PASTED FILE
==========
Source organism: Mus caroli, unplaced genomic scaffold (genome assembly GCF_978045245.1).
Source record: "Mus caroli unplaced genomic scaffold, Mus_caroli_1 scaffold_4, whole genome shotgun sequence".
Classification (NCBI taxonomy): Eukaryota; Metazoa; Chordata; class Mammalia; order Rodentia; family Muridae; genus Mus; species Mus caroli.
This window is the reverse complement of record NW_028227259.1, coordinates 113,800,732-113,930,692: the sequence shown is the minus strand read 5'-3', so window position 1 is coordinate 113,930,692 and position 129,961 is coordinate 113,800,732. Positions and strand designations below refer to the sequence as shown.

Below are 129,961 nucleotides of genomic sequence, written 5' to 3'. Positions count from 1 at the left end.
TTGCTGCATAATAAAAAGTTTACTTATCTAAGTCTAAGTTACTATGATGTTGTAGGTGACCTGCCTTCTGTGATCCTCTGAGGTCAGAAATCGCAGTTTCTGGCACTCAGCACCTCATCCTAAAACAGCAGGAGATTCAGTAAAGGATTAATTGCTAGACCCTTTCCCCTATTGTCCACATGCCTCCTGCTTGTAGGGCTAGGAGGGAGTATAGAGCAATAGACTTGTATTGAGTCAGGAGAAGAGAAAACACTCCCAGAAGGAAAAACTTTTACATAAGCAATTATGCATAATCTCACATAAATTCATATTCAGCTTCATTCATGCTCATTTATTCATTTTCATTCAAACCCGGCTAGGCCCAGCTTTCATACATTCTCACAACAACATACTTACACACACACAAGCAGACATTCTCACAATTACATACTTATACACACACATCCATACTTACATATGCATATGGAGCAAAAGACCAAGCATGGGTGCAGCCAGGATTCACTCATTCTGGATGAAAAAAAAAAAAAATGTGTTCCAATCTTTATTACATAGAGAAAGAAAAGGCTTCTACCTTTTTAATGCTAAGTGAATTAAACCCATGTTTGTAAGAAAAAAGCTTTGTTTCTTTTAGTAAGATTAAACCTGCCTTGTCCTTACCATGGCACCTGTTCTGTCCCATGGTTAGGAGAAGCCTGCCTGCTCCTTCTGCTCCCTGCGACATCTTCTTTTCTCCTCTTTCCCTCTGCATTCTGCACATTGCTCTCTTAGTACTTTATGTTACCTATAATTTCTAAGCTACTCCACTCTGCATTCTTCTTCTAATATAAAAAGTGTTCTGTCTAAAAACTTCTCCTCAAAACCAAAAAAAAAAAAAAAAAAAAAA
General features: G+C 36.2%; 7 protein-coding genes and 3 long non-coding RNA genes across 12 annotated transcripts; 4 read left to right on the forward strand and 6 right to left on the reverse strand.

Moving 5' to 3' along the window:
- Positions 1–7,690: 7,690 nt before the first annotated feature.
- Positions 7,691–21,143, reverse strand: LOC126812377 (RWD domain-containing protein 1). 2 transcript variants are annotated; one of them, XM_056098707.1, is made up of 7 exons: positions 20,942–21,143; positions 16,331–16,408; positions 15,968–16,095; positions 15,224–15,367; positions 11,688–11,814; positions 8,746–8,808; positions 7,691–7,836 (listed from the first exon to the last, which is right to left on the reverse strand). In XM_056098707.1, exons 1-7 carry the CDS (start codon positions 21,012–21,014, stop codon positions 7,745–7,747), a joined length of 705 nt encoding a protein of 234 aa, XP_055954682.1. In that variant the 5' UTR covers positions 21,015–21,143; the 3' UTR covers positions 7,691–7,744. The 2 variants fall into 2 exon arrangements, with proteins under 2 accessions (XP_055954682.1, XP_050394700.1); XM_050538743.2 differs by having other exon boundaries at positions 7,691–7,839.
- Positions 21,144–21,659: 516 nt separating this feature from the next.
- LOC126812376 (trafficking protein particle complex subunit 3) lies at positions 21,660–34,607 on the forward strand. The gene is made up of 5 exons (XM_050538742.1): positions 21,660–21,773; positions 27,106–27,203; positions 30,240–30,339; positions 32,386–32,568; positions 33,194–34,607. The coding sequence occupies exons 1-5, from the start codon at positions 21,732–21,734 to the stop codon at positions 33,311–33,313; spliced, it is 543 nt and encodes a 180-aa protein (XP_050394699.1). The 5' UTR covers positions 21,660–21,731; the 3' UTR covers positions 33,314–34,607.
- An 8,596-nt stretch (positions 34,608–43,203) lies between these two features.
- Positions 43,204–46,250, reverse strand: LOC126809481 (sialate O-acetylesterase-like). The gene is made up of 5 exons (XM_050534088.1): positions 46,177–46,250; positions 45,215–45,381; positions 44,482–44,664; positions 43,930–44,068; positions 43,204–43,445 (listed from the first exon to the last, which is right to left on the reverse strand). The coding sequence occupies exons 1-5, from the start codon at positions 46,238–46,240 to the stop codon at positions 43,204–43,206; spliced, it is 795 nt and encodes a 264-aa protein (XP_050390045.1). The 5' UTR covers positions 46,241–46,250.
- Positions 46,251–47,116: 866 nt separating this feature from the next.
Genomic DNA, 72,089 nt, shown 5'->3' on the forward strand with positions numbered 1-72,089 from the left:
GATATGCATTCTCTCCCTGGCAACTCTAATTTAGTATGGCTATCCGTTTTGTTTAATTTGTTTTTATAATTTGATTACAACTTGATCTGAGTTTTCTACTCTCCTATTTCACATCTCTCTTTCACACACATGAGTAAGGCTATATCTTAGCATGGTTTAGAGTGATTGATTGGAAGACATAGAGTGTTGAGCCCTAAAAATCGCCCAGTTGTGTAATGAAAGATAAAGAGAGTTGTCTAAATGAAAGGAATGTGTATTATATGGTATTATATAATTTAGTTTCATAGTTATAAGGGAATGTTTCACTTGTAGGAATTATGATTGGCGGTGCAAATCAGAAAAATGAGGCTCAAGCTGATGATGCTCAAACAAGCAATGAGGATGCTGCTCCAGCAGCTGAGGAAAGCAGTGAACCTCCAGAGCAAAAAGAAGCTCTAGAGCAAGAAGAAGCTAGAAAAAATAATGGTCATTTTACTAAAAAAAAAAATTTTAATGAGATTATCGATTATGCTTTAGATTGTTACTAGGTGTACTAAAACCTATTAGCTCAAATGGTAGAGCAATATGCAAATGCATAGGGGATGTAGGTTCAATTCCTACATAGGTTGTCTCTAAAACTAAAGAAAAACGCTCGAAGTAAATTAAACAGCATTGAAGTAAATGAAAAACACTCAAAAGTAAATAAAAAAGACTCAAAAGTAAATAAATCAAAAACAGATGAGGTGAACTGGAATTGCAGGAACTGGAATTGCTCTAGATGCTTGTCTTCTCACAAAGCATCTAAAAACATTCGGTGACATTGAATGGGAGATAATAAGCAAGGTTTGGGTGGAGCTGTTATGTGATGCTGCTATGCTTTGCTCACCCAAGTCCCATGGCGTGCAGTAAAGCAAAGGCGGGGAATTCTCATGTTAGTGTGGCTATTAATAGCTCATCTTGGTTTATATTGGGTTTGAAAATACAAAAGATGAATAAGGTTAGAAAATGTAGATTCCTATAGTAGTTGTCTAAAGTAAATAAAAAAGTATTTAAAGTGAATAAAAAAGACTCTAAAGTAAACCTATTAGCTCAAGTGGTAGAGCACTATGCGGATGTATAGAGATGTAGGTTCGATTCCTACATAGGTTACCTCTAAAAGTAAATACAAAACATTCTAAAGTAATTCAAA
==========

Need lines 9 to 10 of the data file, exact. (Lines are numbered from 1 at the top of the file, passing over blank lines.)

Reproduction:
- Positions 1–7,690: 7,690 nt before the first annotated feature.
- Positions 7,691–21,143, reverse strand: LOC126812377 (RWD domain-containing protein 1). 2 transcript variants are annotated; one of them, XM_056098707.1, is made up of 7 exons: positions 20,942–21,143; positions 16,331–16,408; positions 15,968–16,095; positions 15,224–15,367; positions 11,688–11,814; positions 8,746–8,808; positions 7,691–7,836 (listed from the first exon to the last, which is right to left on the reverse strand). In XM_056098707.1, exons 1-7 carry the CDS (start codon positions 21,012–21,014, stop codon positions 7,745–7,747), a joined length of 705 nt encoding a protein of 234 aa, XP_055954682.1. In that variant the 5' UTR covers positions 21,015–21,143; the 3' UTR covers positions 7,691–7,744. The 2 variants fall into 2 exon arrangements, with proteins under 2 accessions (XP_055954682.1, XP_050394700.1); XM_050538743.2 differs by having other exon boundaries at positions 7,691–7,839.